“Magnificat has earned a very high reputation in the USA since they launched their incredibly popular monthly worship aid, Magnificat, and they have been publishing award-winning books in France for decades,” he added.

“We are very confident at Ignatius Press that this new collaboration with Magnificat will fill a real need for many more beautiful, outstanding Catholic books for children that will be greatly appreciated by the millions of Catholics, young and old, in North America.”

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Middle East broadcaster plans special coverage to honor Mother Teresa’s birthday

Beirut, Lebanon, Aug 18, 2010 (CNA) - Télé Lumière and Noursat, the only Catholic television and satellite network broadcast from the Middle East, has announced it will air a series of celebrations to honor Blessed Mother Teresa’s 100th birthday. A highlight of its coverage will be the installation of a nearly 10-foot-tall statue of the woman devoted to charity.

The statue will be erected in Sed El Bouchrieh, a city in the Fanar region of Lebanon, where the first Missionaries of Charity convent was established. Since 1979, Mother Teresa’s religious order has had a center in Fanar and another in Becharre.

In 1982 Mother Teresa visited Lebanon and transferred to safety about 50 orphans and disabled people who had been trapped by Israeli bombing.

The Fanar center hosts orphans or children rejected by their families because of their handicaps. It also hosts abandoned women who have no children to care for them.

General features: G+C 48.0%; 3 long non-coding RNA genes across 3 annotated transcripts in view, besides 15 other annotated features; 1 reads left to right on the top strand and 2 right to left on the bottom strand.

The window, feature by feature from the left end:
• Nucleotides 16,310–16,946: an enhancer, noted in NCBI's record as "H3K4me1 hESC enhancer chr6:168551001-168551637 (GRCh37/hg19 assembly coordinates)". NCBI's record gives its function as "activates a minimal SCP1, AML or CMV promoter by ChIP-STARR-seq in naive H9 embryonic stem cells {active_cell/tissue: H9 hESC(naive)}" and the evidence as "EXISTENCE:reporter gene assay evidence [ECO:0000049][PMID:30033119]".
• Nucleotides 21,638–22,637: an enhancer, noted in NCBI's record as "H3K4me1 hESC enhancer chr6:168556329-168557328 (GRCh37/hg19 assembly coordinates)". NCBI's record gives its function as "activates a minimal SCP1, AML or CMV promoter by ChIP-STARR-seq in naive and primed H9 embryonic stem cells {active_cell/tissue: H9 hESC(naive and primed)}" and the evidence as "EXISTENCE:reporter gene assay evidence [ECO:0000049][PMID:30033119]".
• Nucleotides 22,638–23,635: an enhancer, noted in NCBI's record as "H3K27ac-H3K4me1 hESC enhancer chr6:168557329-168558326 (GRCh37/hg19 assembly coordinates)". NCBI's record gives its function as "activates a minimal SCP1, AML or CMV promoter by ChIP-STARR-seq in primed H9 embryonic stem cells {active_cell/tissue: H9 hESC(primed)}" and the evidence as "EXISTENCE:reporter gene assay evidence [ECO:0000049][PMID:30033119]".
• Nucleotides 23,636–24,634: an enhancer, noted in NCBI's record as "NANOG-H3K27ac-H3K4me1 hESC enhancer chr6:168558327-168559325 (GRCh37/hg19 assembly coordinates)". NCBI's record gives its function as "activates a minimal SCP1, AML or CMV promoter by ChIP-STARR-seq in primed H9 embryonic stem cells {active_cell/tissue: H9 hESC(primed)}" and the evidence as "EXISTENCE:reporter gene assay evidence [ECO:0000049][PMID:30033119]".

The statue to be installed is close to 10 feet in height and stands on a on a 6.5-foot high platform. It shows Mother Teresa with a “comforting tender smile” and a “bright healing look,” Télé Lumière and Noursat reports.

Its creator is artist George Aoun, while Armenian engineer Sarkis Ohanian coated the work with bronze.

Télé Lumière and Noursat is preparing a “majestic, official diplomatic and popular festival” for the occasion. The program will air at 6 p.m. Beirut time on Aug. 26.

The Maronite Archbishop of Beirut Boulos Matar will celebrate a Mass for the event in St. Takla Church. There will be a procession to the statue’s platform, with participants chanting and singing hymns.

Télé Lumière and Noursat has produced and broadcast several programs about Mother Teresa, including a documentary filmed in Calcutta. For three months it has aired a daily program titled “The Essence of Calcutta.”

“The station considers this as a small recognition from, and a testimony to the ways she touched the lives of the people, all the sisters for all the love, faith and care of all those who are in need, and for being a true example of Jesus’ love,” the broadcaster explained.

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Catholic Radio Conference to feature 'Boot Camp' for new stations